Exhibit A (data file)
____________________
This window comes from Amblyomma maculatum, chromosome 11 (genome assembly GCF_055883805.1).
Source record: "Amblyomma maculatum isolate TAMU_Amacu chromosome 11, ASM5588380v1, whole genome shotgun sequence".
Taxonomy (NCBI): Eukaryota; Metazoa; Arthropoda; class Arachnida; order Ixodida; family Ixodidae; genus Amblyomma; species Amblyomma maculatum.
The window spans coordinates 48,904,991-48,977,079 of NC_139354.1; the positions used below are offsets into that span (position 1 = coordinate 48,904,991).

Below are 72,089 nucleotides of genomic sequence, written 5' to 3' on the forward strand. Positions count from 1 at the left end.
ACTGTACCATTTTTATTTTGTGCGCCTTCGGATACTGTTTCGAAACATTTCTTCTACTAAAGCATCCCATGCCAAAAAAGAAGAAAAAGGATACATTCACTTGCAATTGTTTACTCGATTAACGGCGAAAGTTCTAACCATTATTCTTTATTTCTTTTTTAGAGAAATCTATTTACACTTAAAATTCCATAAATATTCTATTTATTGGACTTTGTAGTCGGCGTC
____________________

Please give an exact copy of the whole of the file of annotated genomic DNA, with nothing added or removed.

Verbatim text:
This window comes from Amblyomma maculatum, chromosome 11 (genome assembly GCF_055883805.1).
Source record: "Amblyomma maculatum isolate TAMU_Amacu chromosome 11, ASM5588380v1, whole genome shotgun sequence".
Taxonomy (NCBI): Eukaryota; Metazoa; Arthropoda; class Arachnida; order Ixodida; family Ixodidae; genus Amblyomma; species Amblyomma maculatum.
The window spans coordinates 48,904,991-48,977,079 of NC_139354.1; the positions used below are offsets into that span (position 1 = coordinate 48,904,991).

Below are 72,089 nucleotides of genomic sequence, written 5' to 3' on the forward strand. Positions count from 1 at the left end.
ACTGTACCATTTTTATTTTGTGCGCCTTCGGATACTGTTTCGAAACATTTCTTCTACTAAAGCATCCCATGCCAAAAAAGAAGAAAAAGGATACATTCACTTGCAATTGTTTACTCGATTAACGGCGAAAGTTCTAACCATTATTCTTTATTTCTTTTTTAGAGAAATCTATTTACACTTAAAATTCCATAAATATTCTATTTATTGGACTTTGTAGTCGGCGTC